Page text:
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Crucified on Topman’s sale rails


I have absolutely no idea why everyone isn’t talking about pleated men’s trousers. I don’t hear it wherever I go. People wazz on about how appropriate a warm goat’s cheese salad is as a starter for a relaxed dinner party, more than they talk about pleated men’s trousers. Which is straight up bonk-bonk. Everyone knows it’s all about sea bass ceviche.

I’m starting to think that only me and Australian label Perks and Mini are in any way concerned about the momentousness of pleats returning to puff out the tops of dude’s trousers again.


Flat-fronted trousers, jeans and shorts have been the mainstream and style-forward go-to for well over two decades now. I think bros have literally forgotten that the tops of trousers can ripple with pointless folded accordions of fabric.


Are they actually pointless though? Many thank yous for asking. No they’re not. When trousers are worn higher, with a longer rise (crotch to waistband measurement) like in the 80’s, pleats enable the fabric to follow the line of the body. Trousers worn lower (as they have been for some time) don’t need pleats because they don’t have to go out, then back in again.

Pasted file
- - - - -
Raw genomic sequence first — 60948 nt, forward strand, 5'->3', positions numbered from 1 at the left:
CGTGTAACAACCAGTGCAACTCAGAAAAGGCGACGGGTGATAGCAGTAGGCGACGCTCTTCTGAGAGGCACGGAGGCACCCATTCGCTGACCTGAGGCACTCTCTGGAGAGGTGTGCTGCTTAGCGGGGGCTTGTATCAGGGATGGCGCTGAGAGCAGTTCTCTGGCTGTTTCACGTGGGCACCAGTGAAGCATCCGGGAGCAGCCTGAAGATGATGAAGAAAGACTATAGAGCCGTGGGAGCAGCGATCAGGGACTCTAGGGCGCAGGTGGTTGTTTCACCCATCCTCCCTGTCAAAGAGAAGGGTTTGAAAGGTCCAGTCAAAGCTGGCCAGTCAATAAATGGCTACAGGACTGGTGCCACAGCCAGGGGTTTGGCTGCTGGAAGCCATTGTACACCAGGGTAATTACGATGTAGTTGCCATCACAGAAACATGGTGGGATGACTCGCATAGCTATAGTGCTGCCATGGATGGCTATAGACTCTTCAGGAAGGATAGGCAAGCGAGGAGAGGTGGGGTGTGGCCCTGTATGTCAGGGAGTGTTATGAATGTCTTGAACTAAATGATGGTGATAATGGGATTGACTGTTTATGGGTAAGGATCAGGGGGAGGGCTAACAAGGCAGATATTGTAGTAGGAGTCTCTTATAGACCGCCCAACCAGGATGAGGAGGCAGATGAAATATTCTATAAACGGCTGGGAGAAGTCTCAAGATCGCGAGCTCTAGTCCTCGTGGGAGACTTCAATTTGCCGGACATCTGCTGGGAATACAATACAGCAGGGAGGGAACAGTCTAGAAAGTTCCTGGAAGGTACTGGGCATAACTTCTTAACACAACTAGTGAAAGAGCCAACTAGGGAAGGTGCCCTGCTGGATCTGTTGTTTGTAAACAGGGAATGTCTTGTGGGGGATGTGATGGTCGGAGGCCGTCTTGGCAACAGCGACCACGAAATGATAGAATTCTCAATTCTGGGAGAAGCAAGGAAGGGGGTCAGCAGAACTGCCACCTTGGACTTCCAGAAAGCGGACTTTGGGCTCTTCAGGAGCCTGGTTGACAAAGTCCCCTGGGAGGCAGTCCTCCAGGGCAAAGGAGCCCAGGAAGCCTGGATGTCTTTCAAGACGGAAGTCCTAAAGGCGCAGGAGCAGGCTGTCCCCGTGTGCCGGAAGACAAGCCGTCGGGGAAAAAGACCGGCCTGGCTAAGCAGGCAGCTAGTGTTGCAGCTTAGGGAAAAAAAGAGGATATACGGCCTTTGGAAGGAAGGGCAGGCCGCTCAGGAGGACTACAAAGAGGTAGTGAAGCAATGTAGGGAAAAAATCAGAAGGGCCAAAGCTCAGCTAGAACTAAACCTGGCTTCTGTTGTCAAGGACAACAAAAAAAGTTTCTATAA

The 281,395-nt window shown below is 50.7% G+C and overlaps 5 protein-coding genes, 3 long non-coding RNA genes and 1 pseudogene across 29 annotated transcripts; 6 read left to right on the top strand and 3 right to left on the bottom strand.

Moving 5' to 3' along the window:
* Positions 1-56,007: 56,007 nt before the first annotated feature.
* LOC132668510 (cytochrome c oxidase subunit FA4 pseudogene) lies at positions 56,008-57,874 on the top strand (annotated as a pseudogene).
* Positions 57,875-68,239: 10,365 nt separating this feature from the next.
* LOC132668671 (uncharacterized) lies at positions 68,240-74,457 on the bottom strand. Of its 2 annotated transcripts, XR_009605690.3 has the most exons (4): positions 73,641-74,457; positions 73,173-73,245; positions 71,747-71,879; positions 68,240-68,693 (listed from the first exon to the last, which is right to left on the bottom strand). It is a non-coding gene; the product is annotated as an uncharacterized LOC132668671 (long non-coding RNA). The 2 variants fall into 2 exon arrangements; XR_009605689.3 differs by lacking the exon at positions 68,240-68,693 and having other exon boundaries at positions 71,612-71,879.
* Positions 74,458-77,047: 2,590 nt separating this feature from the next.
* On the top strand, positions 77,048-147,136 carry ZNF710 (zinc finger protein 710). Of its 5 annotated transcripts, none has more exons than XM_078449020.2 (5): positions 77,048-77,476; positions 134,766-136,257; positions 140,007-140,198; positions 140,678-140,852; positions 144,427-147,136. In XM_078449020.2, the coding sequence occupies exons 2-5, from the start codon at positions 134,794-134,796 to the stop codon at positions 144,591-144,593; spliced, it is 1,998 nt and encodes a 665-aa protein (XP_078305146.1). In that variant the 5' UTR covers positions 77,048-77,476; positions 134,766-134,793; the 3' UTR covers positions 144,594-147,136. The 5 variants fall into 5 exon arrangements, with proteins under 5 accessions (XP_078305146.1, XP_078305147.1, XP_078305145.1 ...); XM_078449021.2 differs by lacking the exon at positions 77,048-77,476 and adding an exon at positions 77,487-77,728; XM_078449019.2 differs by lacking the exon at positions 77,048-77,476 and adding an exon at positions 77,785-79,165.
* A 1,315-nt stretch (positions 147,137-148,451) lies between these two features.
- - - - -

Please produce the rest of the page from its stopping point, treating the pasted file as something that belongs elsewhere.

Personally, I think these Peaks and Mini chinos are simply rocking the pleat detail as a non-conformist, progressive design thing – rather than the more practical necessity of teasing fabric around some bloated businessman’s brawny waist, arse and thighs. Either way, higher pleated trousers are starting to blow up in lady stores in London (which can often indicate a trend’s portability to the bromarket). While readers, such as you there, might have seen my pleated vintage chino purchase a while back.

Anyway, shit moves fast for those cursed with stylishness. It’s highly probable that by the time you’ve finished reading this post, pleated trousers will have already been worn to doom by some prominent X Factor bellpiece. By now, they’ve probably been crucified on Topman’s sale rails. I expect they’re now the trouser of choice for legions of punchy gel heads. They can wear them as they neck some tins, before their girls arrive, to come dine with them, you know, like off of the telly. And they can squirt on too much Lacoste L!VE. And they can flannel their knobs, in case they get lucky. And they can serve sea bass ceviche. With salad cream and Space Raiders.



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